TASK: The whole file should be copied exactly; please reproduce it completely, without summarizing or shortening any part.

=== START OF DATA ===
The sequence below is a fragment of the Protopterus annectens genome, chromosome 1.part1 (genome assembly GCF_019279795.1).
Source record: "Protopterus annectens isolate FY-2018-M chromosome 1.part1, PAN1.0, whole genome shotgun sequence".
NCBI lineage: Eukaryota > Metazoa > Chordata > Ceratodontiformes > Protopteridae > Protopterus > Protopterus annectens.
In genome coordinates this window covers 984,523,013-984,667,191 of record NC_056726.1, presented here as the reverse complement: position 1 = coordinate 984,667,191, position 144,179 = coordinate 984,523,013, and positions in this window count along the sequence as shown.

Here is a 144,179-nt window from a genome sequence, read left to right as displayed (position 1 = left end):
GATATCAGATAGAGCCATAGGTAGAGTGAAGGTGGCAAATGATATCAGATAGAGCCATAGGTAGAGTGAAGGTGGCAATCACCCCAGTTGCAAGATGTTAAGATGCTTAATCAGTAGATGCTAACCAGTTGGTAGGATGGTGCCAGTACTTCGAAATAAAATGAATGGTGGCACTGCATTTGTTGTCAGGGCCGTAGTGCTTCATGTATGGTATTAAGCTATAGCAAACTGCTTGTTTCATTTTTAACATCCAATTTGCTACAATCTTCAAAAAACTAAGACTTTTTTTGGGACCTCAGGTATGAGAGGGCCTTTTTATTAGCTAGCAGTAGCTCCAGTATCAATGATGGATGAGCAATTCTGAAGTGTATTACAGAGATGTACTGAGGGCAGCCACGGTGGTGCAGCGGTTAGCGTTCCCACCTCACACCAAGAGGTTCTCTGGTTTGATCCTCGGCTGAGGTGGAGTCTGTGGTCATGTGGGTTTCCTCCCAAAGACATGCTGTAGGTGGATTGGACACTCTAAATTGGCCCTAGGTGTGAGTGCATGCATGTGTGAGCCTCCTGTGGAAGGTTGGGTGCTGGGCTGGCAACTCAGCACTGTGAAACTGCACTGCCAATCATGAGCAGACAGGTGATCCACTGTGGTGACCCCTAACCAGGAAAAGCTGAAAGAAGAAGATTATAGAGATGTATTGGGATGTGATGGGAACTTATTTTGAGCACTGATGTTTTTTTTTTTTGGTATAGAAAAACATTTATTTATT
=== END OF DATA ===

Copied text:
The sequence below is a fragment of the Protopterus annectens genome, chromosome 1.part1 (genome assembly GCF_019279795.1).
Source record: "Protopterus annectens isolate FY-2018-M chromosome 1.part1, PAN1.0, whole genome shotgun sequence".
NCBI lineage: Eukaryota > Metazoa > Chordata > Ceratodontiformes > Protopteridae > Protopterus > Protopterus annectens.
In genome coordinates this window covers 984,523,013-984,667,191 of record NC_056726.1, presented here as the reverse complement: position 1 = coordinate 984,667,191, position 144,179 = coordinate 984,523,013, and positions in this window count along the sequence as shown.

Here is a 144,179-nt window from a genome sequence, read left to right as displayed (position 1 = left end):
GATATCAGATAGAGCCATAGGTAGAGTGAAGGTGGCAAATGATATCAGATAGAGCCATAGGTAGAGTGAAGGTGGCAATCACCCCAGTTGCAAGATGTTAAGATGCTTAATCAGTAGATGCTAACCAGTTGGTAGGATGGTGCCAGTACTTCGAAATAAAATGAATGGTGGCACTGCATTTGTTGTCAGGGCCGTAGTGCTTCATGTATGGTATTAAGCTATAGCAAACTGCTTGTTTCATTTTTAACATCCAATTTGCTACAATCTTCAAAAAACTAAGACTTTTTTTGGGACCTCAGGTATGAGAGGGCCTTTTTATTAGCTAGCAGTAGCTCCAGTATCAATGATGGATGAGCAATTCTGAAGTGTATTACAGAGATGTACTGAGGGCAGCCACGGTGGTGCAGCGGTTAGCGTTCCCACCTCACACCAAGAGGTTCTCTGGTTTGATCCTCGGCTGAGGTGGAGTCTGTGGTCATGTGGGTTTCCTCCCAAAGACATGCTGTAGGTGGATTGGACACTCTAAATTGGCCCTAGGTGTGAGTGCATGCATGTGTGAGCCTCCTGTGGAAGGTTGGGTGCTGGGCTGGCAACTCAGCACTGTGAAACTGCACTGCCAATCATGAGCAGACAGGTGATCCACTGTGGTGACCCCTAACCAGGAAAAGCTGAAAGAAGAAGATTATAGAGATGTATTGGGATGTGATGGGAACTTATTTTGAGCACTGATGTTTTTTTTTTTTGGTATAGAAAAACATTTATTTATT